Peter Clinch
United Kingdom
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# previous game in chain Le Havre

AofE3 plays up to 5, and in my opinion is best with 5 as the actions become taken more rapidly and there are more pieces fighting for control of the regions. The basic premise is; each player represents an European power setting forth to discover the land of opportunity. With a host of occupations including captain, merchant, soldiers, missionary and workers. Each turn players place their allotted figures in various boxes which each give a different benefit. From top to bottom; change the player order & earn income, send settlers to the new shores, acquire trade goods (gather sets to earn greater income), acquire shipping (counts as a joker when making trade sets), buy an advantage (these improve throughout the 3 ages), hire specialists (this is where captains, missionary, etc come from) and finally fight battles (for free) or pay for a war (can be devastating with a lot of soldiers).

Players first have to make discoveries before being able to land in a given region. This involves beating up the natives and earning gold/vp. As the board quickly becomes discovered, players send across their settlers with different special abilities. Merchants earn gold, missionaries count double and soldiers can combat other players settlers. The areas are a fairly straight forward majority control, with a scoring round at the end of each age. Players manoeuvre their people to maximise the points. Scores are given for 1st, 2nd & 3rd. Once placed people do not move, unless a special card allows this. The special cards convey other bonuses like extra soldiers, or taxes on other players. Gold is scarce and very useful for buying the special cards. Trade goods are made into sets (i.e. 3 of anything and 3 or 4 of a kind) the better the set the more income. There is no intrinsic difference in value between silver and fish, but some are more limited than others making the completion of a set more difficult. Another mechanic that is present throughout the game, is however lays first in a particular box chooses first (i.e. when landing, selecting trade goods, buying special cards & fighting). Battles are fought by soldiers (obviously) and can either be in a single region or every region where 2 particular players have a presence (this is a war).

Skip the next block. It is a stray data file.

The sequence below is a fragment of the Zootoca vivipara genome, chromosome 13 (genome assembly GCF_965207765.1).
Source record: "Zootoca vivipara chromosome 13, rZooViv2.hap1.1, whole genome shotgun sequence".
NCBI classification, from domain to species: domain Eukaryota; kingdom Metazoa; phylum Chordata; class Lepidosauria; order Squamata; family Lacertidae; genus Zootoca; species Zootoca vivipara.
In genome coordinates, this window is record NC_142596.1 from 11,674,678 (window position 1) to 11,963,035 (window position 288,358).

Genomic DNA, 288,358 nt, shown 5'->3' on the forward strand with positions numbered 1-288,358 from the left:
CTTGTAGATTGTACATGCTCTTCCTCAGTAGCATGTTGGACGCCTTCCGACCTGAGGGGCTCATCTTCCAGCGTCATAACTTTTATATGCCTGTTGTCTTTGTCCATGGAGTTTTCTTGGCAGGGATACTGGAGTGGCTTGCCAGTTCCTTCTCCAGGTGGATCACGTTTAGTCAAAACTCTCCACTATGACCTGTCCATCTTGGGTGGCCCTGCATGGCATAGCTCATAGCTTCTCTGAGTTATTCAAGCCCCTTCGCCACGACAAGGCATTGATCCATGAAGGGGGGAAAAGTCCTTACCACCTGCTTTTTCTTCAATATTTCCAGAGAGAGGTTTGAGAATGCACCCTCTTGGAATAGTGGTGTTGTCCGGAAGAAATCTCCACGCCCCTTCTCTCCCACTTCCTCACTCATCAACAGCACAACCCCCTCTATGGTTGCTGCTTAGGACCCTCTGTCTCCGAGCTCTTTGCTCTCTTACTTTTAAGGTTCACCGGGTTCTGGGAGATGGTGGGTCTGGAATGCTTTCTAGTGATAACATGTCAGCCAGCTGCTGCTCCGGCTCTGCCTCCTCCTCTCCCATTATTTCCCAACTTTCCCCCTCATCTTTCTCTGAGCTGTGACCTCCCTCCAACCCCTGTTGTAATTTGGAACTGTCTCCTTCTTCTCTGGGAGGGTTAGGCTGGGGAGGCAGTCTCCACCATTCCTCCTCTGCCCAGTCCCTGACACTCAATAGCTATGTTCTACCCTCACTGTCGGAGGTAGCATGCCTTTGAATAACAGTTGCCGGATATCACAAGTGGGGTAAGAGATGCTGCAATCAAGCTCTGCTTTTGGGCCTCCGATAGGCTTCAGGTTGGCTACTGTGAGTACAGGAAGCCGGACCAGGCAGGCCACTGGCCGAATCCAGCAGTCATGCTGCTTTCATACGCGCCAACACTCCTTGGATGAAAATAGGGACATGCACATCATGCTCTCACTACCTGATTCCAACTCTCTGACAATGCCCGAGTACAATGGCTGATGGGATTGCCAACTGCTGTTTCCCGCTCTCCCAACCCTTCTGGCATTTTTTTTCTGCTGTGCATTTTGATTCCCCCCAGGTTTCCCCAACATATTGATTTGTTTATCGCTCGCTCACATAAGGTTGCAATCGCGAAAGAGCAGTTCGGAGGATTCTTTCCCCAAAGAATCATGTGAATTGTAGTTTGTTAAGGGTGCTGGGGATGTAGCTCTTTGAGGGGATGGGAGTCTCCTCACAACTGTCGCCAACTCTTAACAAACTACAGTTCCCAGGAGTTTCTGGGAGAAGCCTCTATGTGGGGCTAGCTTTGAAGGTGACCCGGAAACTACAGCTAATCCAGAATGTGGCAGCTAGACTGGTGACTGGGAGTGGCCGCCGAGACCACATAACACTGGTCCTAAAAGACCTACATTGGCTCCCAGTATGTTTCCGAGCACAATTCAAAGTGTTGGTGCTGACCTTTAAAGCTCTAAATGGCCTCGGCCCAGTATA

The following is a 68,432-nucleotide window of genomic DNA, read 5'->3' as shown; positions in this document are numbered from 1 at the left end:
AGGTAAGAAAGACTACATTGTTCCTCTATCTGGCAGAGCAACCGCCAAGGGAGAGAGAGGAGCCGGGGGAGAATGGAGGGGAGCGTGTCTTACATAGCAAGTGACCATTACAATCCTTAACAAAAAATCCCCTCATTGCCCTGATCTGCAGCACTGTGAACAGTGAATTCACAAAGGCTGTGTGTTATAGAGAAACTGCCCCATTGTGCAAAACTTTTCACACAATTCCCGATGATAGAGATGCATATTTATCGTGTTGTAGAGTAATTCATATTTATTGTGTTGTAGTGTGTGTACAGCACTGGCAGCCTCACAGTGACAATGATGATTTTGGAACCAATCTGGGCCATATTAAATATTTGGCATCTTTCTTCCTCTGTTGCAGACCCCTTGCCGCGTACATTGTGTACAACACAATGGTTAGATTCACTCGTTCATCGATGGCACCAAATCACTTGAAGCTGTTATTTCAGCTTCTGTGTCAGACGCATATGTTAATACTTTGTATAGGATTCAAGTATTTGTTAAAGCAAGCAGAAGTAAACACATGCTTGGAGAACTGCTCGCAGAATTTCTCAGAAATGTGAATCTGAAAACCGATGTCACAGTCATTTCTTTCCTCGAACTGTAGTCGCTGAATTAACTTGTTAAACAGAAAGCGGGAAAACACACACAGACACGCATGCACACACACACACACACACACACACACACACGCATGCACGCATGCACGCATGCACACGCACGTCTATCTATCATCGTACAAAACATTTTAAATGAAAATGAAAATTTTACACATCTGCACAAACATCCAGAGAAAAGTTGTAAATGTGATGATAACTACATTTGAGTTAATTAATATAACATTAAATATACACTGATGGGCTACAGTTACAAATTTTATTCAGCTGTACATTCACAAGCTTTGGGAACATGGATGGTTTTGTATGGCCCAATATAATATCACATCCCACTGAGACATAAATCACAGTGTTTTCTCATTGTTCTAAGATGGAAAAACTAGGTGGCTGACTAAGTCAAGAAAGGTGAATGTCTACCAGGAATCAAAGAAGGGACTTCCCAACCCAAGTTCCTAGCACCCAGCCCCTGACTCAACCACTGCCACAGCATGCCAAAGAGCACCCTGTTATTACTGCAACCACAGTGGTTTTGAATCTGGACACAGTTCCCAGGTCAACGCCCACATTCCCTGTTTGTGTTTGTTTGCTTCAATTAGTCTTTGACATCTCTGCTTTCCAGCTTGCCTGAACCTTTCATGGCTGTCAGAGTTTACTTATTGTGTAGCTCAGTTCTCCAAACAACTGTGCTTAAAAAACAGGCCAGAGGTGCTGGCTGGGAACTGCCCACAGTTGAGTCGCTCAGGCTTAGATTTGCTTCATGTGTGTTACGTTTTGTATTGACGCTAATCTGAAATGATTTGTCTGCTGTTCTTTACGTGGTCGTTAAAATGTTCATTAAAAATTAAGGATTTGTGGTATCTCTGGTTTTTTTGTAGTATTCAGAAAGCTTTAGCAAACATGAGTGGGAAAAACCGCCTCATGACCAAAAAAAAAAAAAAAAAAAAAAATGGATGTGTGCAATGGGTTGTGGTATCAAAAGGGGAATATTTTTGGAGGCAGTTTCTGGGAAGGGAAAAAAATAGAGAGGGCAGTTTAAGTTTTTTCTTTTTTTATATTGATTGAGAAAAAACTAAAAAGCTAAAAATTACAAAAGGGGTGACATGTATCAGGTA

Overall the various mechanics fir the theme well and blend together most satisfactorily. Typically you are choosing the “best thing to do first” whilst there are many things to choose from, depending on your particular strategy. The game appears fairly robust in that no one strategy is favoured, it also has the “stab your buddy”, or screwage as some people call it, where control of a region can ebb & flow rapidly. I like this alot, and the rules are simple enough so that you don’t have to worry about them and so can concentrate on the game. Carl’s tactic of missionary overload put him in good stead, I favoured a goods/combat approach, Paul M managed to monopolise the fleet which made him loads of money, Les was taking it softly and Paul F was on the receiving end of my soldiers. Suffice to say Carl won and Paul F lost, and bizarrely the rest of us ended up with exactly the same points!

Having spent a good couple of hours, we needed something a bit simpler, so we retired to the bar and I pulled out Cartagenato shouts of “ahoy thar!” and “shiver me timbers”
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